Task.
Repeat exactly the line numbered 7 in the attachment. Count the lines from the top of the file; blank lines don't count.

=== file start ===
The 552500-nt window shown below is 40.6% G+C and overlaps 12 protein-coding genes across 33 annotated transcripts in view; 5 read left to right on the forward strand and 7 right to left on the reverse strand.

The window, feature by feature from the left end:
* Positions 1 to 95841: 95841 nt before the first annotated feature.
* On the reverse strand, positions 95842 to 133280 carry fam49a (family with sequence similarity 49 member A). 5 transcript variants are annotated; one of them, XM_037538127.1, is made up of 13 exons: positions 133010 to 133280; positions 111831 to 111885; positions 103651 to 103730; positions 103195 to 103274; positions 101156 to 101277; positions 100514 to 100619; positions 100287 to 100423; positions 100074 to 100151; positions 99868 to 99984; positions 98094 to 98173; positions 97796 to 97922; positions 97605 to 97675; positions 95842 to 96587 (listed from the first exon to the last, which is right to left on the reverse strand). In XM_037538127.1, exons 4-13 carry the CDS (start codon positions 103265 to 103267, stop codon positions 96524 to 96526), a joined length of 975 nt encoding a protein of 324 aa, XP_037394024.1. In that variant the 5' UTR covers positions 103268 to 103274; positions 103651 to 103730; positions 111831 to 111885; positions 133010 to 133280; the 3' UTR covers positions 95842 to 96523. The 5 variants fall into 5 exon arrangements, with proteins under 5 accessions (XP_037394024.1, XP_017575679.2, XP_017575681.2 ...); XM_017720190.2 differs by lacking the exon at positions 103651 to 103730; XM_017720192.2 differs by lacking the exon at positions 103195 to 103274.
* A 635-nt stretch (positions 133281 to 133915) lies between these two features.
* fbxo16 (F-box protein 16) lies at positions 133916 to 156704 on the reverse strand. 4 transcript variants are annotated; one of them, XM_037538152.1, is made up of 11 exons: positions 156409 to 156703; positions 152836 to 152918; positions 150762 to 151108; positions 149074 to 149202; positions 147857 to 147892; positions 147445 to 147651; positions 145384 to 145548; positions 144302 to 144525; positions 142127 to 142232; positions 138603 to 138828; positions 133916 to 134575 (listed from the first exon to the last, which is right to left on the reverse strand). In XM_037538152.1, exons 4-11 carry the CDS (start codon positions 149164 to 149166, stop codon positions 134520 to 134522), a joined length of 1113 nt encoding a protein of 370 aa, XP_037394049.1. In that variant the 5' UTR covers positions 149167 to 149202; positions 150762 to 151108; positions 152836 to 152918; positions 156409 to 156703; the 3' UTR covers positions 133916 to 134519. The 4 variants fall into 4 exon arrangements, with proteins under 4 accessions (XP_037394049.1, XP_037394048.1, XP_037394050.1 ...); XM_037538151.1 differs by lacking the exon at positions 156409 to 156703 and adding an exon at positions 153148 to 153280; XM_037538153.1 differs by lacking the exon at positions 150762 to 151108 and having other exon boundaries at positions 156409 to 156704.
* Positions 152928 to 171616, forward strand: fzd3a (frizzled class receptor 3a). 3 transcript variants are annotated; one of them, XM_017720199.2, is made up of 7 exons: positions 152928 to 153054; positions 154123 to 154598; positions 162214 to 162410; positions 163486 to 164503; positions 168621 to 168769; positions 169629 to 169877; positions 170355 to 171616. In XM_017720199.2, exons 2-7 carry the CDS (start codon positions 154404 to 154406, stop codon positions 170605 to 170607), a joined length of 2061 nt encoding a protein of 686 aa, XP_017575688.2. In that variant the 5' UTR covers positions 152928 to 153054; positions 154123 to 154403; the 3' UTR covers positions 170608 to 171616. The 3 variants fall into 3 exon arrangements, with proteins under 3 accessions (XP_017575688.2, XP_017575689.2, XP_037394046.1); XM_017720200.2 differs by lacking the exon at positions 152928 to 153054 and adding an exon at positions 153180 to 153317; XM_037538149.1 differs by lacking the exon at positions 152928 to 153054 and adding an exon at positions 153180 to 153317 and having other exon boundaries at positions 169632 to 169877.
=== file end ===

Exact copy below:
* Positions 152928 to 171616, forward strand: fzd3a (frizzled class receptor 3a). 3 transcript variants are annotated; one of them, XM_017720199.2, is made up of 7 exons: positions 152928 to 153054; positions 154123 to 154598; positions 162214 to 162410; positions 163486 to 164503; positions 168621 to 168769; positions 169629 to 169877; positions 170355 to 171616. In XM_017720199.2, exons 2-7 carry the CDS (start codon positions 154404 to 154406, stop codon positions 170605 to 170607), a joined length of 2061 nt encoding a protein of 686 aa, XP_017575688.2. In that variant the 5' UTR covers positions 152928 to 153054; positions 154123 to 154403; the 3' UTR covers positions 170608 to 171616. The 3 variants fall into 3 exon arrangements, with proteins under 3 accessions (XP_017575688.2, XP_017575689.2, XP_037394046.1); XM_017720200.2 differs by lacking the exon at positions 152928 to 153054 and adding an exon at positions 153180 to 153317; XM_037538149.1 differs by lacking the exon at positions 152928 to 153054 and adding an exon at positions 153180 to 153317 and having other exon boundaries at positions 169632 to 169877.